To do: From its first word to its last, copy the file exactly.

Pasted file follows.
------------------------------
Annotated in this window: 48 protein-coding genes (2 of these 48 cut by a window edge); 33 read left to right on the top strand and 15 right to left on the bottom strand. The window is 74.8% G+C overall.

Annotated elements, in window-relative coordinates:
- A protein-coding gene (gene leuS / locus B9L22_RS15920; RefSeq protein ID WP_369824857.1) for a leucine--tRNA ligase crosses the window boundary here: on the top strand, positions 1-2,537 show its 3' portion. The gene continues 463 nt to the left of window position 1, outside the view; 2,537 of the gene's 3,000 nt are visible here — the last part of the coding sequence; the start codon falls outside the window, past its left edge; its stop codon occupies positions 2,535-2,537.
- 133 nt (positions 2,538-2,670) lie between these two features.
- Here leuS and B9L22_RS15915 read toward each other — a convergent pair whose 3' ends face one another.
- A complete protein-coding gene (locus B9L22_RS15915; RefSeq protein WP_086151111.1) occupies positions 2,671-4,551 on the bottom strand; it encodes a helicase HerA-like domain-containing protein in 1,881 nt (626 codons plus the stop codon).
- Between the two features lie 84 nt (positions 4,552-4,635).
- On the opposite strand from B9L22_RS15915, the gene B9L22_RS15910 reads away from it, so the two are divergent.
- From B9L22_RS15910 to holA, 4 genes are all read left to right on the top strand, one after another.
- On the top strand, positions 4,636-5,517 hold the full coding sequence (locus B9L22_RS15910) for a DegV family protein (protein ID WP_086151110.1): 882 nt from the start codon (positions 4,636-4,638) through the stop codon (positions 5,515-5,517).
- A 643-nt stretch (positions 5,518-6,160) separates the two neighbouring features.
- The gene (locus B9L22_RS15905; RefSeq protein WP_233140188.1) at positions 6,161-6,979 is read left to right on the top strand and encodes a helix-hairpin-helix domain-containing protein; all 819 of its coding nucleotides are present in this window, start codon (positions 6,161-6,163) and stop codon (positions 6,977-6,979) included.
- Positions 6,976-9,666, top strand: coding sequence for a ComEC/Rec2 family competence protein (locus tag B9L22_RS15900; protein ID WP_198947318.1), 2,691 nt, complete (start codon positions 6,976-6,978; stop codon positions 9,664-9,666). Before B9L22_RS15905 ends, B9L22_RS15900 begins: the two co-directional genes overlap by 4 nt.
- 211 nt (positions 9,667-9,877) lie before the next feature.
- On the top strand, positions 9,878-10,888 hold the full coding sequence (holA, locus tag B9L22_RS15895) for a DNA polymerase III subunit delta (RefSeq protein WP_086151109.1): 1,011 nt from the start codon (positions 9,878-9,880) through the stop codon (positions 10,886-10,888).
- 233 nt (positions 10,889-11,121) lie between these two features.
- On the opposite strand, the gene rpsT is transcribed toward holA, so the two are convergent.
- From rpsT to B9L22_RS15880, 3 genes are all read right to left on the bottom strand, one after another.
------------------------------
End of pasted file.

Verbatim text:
Annotated in this window: 48 protein-coding genes (2 of these 48 cut by a window edge); 33 read left to right on the top strand and 15 right to left on the bottom strand. The window is 74.8% G+C overall.

Annotated elements, in window-relative coordinates:
- A protein-coding gene (gene leuS / locus B9L22_RS15920; RefSeq protein ID WP_369824857.1) for a leucine--tRNA ligase crosses the window boundary here: on the top strand, positions 1-2,537 show its 3' portion. The gene continues 463 nt to the left of window position 1, outside the view; 2,537 of the gene's 3,000 nt are visible here — the last part of the coding sequence; the start codon falls outside the window, past its left edge; its stop codon occupies positions 2,535-2,537.
- 133 nt (positions 2,538-2,670) lie between these two features.
- Here leuS and B9L22_RS15915 read toward each other — a convergent pair whose 3' ends face one another.
- A complete protein-coding gene (locus B9L22_RS15915; RefSeq protein WP_086151111.1) occupies positions 2,671-4,551 on the bottom strand; it encodes a helicase HerA-like domain-containing protein in 1,881 nt (626 codons plus the stop codon).
- Between the two features lie 84 nt (positions 4,552-4,635).
- On the opposite strand from B9L22_RS15915, the gene B9L22_RS15910 reads away from it, so the two are divergent.
- From B9L22_RS15910 to holA, 4 genes are all read left to right on the top strand, one after another.
- On the top strand, positions 4,636-5,517 hold the full coding sequence (locus B9L22_RS15910) for a DegV family protein (protein ID WP_086151110.1): 882 nt from the start codon (positions 4,636-4,638) through the stop codon (positions 5,515-5,517).
- A 643-nt stretch (positions 5,518-6,160) separates the two neighbouring features.
- The gene (locus B9L22_RS15905; RefSeq protein WP_233140188.1) at positions 6,161-6,979 is read left to right on the top strand and encodes a helix-hairpin-helix domain-containing protein; all 819 of its coding nucleotides are present in this window, start codon (positions 6,161-6,163) and stop codon (positions 6,977-6,979) included.
- Positions 6,976-9,666, top strand: coding sequence for a ComEC/Rec2 family competence protein (locus tag B9L22_RS15900; protein ID WP_198947318.1), 2,691 nt, complete (start codon positions 6,976-6,978; stop codon positions 9,664-9,666). Before B9L22_RS15905 ends, B9L22_RS15900 begins: the two co-directional genes overlap by 4 nt.
- 211 nt (positions 9,667-9,877) lie before the next feature.
- On the top strand, positions 9,878-10,888 hold the full coding sequence (holA, locus tag B9L22_RS15895) for a DNA polymerase III subunit delta (RefSeq protein WP_086151109.1): 1,011 nt from the start codon (positions 9,878-9,880) through the stop codon (positions 10,886-10,888).
- 233 nt (positions 10,889-11,121) lie between these two features.
- On the opposite strand, the gene rpsT is transcribed toward holA, so the two are convergent.
- From rpsT to B9L22_RS15880, 3 genes are all read right to left on the bottom strand, one after another.